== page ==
Blue and White leader Benny Gantz accused Prime Minister Benjamin Netanyahu on Monday of resorting to “political bribery” in his bid to expand the number of cabinet posts he can offer to woo potential coalition partners into the government.
“Can you believe we are going to talk today about increasing the number of ministers? This is simply another tool in the toolbox of political bribery. Its only aim is political gain. Anyone who accepts this is accepting a political bribe,” Gantz said at the opening of his party’s weekly faction meeting in the Knesset.
Later Monday, in the first legislative vote of the 21st Knesset, MKs are expected to approve the first reading of a bill to expand the cabinet from its current 21 members to an expected 26-28. The measure would cancel a 2014 law limiting the cabinet to 18 ministers that was temporarily amended in 2015 during coalition talks after that year’s election.
With time running out for him to finalize a deal to form a new government, Netanyahu is seeking to appeal to the six parties, including his own Likud, vying for ministerial posts. Increasing the number of ministers would give Netanyahu additional collateral to court the parties he needs to give him a majority, while also satisfying the demands of his own party members, who are likely to miss out on key positions doled out to coalition partners.
Gantz called the measure “nothing but a part of the plan to protect Bibi,” referring to the prime minister’s attempts to protect himself from prosecution in three corruption cases against him.
“In a few weeks we will be debating the immunity bill that will turn the Israeli parliament into nothing less than a refuge city for criminals,” he added, slamming the Likud-backed legislation that would grant Netanyahu absolute immunity from prosecution .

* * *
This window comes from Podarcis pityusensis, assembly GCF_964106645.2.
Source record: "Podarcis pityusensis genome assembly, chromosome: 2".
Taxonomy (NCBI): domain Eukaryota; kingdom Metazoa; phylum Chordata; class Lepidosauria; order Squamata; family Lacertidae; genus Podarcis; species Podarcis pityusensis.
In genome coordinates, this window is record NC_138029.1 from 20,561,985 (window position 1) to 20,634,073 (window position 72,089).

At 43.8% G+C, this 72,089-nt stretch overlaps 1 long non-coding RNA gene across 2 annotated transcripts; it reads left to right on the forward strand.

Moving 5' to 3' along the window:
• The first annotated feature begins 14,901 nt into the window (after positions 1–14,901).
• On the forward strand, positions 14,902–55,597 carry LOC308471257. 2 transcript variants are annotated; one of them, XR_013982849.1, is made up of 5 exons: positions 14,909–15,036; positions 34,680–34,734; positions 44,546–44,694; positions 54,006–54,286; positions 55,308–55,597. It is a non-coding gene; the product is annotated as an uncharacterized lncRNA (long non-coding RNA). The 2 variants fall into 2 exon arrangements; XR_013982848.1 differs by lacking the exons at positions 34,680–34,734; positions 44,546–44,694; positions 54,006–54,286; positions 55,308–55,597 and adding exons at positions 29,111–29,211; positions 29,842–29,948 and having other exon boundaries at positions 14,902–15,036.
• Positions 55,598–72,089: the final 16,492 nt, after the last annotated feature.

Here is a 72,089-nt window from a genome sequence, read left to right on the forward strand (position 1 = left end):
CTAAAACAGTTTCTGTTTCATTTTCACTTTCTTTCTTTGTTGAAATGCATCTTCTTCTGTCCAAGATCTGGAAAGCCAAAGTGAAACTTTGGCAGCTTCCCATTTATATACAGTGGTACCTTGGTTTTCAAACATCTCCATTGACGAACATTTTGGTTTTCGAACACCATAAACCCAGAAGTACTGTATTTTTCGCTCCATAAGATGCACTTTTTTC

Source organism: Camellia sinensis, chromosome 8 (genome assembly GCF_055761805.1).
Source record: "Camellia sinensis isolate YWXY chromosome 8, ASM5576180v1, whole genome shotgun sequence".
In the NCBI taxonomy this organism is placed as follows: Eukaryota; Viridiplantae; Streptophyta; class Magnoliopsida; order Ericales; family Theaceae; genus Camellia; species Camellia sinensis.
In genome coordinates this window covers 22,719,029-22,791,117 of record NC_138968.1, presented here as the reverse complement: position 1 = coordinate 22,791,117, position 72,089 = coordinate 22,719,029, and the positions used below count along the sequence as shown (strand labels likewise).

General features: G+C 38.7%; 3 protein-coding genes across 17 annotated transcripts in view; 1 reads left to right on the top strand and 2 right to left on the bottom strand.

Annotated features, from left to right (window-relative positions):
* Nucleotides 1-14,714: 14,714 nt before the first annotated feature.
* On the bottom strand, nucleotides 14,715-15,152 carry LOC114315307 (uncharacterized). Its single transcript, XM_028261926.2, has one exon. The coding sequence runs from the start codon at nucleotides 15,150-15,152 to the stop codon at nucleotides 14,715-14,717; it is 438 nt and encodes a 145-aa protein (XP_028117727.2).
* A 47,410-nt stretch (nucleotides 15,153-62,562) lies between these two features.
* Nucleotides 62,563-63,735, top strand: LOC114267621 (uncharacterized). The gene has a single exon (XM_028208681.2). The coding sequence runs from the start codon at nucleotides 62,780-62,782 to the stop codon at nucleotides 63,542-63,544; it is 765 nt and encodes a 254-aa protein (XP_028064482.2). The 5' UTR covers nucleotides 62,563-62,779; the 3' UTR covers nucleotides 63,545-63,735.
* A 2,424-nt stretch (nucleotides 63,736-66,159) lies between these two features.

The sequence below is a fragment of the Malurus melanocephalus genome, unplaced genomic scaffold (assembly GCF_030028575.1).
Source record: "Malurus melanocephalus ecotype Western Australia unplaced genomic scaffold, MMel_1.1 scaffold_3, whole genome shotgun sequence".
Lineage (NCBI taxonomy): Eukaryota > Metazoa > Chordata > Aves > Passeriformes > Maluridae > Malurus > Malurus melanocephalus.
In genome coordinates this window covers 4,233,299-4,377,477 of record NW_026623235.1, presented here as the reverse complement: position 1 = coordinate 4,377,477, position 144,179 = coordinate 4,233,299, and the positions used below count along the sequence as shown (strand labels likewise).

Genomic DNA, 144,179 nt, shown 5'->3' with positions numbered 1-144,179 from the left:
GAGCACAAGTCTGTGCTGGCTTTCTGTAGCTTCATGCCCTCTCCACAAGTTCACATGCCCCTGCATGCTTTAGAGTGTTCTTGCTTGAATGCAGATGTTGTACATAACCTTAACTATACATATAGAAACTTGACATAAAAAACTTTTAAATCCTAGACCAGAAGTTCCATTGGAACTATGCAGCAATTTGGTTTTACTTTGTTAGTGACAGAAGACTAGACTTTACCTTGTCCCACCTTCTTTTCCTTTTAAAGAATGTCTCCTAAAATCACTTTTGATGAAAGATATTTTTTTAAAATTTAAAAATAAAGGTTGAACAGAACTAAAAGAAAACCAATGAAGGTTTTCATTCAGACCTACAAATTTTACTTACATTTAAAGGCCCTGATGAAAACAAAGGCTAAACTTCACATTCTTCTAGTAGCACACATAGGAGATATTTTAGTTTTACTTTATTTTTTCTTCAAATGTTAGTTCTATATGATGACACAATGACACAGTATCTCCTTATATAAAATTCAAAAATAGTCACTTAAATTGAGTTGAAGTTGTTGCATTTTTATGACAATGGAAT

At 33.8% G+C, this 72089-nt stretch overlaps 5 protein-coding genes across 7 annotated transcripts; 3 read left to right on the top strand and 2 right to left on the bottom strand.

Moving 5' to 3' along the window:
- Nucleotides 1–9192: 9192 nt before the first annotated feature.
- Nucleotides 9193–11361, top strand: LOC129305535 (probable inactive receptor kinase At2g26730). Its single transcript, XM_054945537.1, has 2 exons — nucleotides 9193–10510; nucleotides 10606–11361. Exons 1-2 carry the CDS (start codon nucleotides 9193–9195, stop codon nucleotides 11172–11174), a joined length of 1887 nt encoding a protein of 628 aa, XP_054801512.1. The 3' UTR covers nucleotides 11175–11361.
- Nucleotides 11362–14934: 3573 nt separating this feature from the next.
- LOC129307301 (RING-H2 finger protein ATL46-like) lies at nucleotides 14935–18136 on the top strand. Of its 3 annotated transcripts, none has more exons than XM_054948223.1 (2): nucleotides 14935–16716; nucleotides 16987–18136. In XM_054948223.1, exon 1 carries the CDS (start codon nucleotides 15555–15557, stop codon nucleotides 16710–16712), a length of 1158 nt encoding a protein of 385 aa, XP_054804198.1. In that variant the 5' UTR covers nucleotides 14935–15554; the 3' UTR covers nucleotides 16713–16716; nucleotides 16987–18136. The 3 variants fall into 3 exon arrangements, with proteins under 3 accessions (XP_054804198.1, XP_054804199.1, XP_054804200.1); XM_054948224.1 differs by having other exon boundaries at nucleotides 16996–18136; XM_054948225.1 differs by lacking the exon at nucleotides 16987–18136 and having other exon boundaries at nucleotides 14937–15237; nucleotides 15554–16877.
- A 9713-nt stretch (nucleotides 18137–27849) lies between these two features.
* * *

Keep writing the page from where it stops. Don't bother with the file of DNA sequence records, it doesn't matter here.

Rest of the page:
Existing Israeli law already provides prosecutorial immunity to all sitting Knesset members, but Netanyahu has reportedly been pushing fresh legislation to ease the process and possibly prevent the Supreme Court from overturning it. The immunity bill has thus become a lightning rod for divisions in the ongoing coalition talks, as Netanyahu struggles to put together a new government after last month’s elections.
His efforts to pursue legislative immunity have drawn criticism from political opponents and legal scholars, who warn that such reforms would place the prime minister above the law and erode system of checks and balances.
“To Bibi I say — be a man. Stop this now. You have gone too far. We will fight this in parliament, on the street, in the squares, in schools, in the media in order to protect democracy for everyone. We will not let it happen,” Gantz vowed on Monday, urging Israelis to take to the streets to protest.
“We will not accept the undermining of the foundations of the state: democracy, the rule of law and the separation of powers. Instead of silent agreement, we and the general public raise a cry,” he said.
Gantz also turned to Likud members and members of other likely coalition parties, calling on them to “not give in to blackmail and fear.”
“MKs, your job is to show loyalty to the state, not just obedience to the party leader,” Gantz said.
In recent days, three Likud MKs — Gideon Sa’ar, Michal Shir and Sharren Haskel — publicly came out against Netanyahu’s “personal” immunity legislation, and former Likud MK Benny Begin savaged the prime minister for seeking to dodge prosecution.
Following Gantz, Blue and White number two, MK Yair Lapid, said that the coalition negotiations could also be considered bribery.
“What we see now is not coalition negotiations, it’s a bribery deal. Each party, each minister comes in and says they want something — budgets, ministries etc — and he says he will give it to them if they promise to protect him from prosecution. That is bribery; that is selling the state for your own benefit,” Lapid said.
On Sunday, Netanyahu complained that his potential coalition partners were unyielding in their demands and obstructing any prospect for significant progress in talks. “Unfortunately the parties are still at the top of the trees they have climbed,” the prime minister said at the opening of the cabinet meeting in Jerusalem.
“I hope that the way will soon be found to bring them down to the ground so that together we can establish a strong and stable government for the State of Israel, which will continue to lead the country to new heights,” he said.